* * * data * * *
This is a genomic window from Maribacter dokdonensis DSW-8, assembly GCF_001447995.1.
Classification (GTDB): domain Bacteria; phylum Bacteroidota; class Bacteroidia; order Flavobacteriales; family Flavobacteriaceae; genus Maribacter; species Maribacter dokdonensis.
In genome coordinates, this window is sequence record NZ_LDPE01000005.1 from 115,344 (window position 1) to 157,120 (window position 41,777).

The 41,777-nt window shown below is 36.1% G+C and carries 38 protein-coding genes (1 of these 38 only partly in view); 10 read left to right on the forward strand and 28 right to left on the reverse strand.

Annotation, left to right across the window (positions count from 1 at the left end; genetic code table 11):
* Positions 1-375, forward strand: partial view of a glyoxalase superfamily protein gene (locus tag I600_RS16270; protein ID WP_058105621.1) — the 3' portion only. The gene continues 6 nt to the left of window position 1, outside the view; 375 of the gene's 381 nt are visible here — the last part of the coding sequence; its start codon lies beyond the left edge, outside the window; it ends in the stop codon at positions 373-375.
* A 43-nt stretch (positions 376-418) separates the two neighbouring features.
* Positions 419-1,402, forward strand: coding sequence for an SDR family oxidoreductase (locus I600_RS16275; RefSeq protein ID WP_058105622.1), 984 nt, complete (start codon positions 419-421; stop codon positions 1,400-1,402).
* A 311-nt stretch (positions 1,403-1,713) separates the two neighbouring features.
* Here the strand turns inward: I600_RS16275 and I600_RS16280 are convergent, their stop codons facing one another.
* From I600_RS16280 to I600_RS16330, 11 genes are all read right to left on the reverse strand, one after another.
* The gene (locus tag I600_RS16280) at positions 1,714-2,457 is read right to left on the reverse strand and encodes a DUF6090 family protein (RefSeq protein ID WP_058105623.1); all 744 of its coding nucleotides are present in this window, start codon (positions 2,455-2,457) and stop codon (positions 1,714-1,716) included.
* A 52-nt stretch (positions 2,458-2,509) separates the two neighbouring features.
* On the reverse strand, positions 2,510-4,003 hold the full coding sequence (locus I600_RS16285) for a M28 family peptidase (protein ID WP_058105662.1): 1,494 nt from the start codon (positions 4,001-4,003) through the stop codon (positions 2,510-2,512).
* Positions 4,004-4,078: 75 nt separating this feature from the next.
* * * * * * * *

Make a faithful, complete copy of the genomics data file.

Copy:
This is a genomic window from Maribacter dokdonensis DSW-8, assembly GCF_001447995.1.
Classification (GTDB): domain Bacteria; phylum Bacteroidota; class Bacteroidia; order Flavobacteriales; family Flavobacteriaceae; genus Maribacter; species Maribacter dokdonensis.
In genome coordinates, this window is sequence record NZ_LDPE01000005.1 from 115,344 (window position 1) to 157,120 (window position 41,777).

The 41,777-nt window shown below is 36.1% G+C and carries 38 protein-coding genes (1 of these 38 only partly in view); 10 read left to right on the forward strand and 28 right to left on the reverse strand.

Annotation, left to right across the window (positions count from 1 at the left end; genetic code table 11):
* Positions 1-375, forward strand: partial view of a glyoxalase superfamily protein gene (locus tag I600_RS16270; protein ID WP_058105621.1) — the 3' portion only. The gene continues 6 nt to the left of window position 1, outside the view; 375 of the gene's 381 nt are visible here — the last part of the coding sequence; its start codon lies beyond the left edge, outside the window; it ends in the stop codon at positions 373-375.
* A 43-nt stretch (positions 376-418) separates the two neighbouring features.
* Positions 419-1,402, forward strand: coding sequence for an SDR family oxidoreductase (locus I600_RS16275; RefSeq protein ID WP_058105622.1), 984 nt, complete (start codon positions 419-421; stop codon positions 1,400-1,402).
* A 311-nt stretch (positions 1,403-1,713) separates the two neighbouring features.
* Here the strand turns inward: I600_RS16275 and I600_RS16280 are convergent, their stop codons facing one another.
* From I600_RS16280 to I600_RS16330, 11 genes are all read right to left on the reverse strand, one after another.
* The gene (locus tag I600_RS16280) at positions 1,714-2,457 is read right to left on the reverse strand and encodes a DUF6090 family protein (RefSeq protein ID WP_058105623.1); all 744 of its coding nucleotides are present in this window, start codon (positions 2,455-2,457) and stop codon (positions 1,714-1,716) included.
* A 52-nt stretch (positions 2,458-2,509) separates the two neighbouring features.
* On the reverse strand, positions 2,510-4,003 hold the full coding sequence (locus I600_RS16285) for a M28 family peptidase (protein ID WP_058105662.1): 1,494 nt from the start codon (positions 4,001-4,003) through the stop codon (positions 2,510-2,512).
* Positions 4,004-4,078: 75 nt separating this feature from the next.